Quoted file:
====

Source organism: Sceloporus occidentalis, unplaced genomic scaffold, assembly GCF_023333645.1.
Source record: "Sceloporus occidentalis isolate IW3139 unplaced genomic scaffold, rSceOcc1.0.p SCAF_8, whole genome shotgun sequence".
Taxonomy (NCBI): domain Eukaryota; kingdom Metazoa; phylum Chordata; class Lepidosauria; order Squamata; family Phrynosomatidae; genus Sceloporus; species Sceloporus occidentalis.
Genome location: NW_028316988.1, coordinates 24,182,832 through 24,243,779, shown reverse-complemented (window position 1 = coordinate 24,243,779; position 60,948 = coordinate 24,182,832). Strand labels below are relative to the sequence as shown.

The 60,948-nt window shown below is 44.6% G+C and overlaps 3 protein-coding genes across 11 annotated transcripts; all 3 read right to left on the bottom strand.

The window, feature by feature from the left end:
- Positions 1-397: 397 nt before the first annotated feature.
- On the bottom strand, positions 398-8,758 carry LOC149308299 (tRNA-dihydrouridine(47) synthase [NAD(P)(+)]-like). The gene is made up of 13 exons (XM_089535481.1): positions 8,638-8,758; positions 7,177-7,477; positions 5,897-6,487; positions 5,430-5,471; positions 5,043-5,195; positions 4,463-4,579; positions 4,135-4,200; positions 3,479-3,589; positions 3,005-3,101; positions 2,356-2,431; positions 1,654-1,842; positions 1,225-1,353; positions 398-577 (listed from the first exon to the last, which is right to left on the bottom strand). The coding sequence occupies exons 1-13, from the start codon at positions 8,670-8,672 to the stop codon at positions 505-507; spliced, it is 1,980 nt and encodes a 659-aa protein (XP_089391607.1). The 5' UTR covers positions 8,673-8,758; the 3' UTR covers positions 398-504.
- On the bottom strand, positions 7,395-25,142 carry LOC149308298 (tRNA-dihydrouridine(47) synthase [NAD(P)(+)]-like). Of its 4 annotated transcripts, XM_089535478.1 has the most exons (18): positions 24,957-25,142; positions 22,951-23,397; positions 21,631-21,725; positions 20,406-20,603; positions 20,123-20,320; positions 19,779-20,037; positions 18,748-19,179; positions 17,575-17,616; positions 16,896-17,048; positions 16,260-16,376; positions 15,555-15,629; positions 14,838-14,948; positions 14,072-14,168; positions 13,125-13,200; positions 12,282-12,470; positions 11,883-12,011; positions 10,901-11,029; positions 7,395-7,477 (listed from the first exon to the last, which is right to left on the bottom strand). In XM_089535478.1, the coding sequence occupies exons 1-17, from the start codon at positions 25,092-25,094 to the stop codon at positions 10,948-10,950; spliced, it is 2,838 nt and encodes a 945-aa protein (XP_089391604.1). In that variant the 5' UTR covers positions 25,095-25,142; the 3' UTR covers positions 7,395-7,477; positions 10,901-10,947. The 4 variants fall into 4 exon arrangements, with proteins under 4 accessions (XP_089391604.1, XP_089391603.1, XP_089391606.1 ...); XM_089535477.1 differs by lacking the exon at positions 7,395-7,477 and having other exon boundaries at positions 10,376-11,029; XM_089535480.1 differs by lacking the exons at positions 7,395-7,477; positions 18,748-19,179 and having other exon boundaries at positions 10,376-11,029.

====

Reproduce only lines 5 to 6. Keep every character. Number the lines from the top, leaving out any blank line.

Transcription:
The 60,948-nt window shown below is 44.6% G+C and overlaps 3 protein-coding genes across 11 annotated transcripts; all 3 read right to left on the bottom strand.

The window, feature by feature from the left end: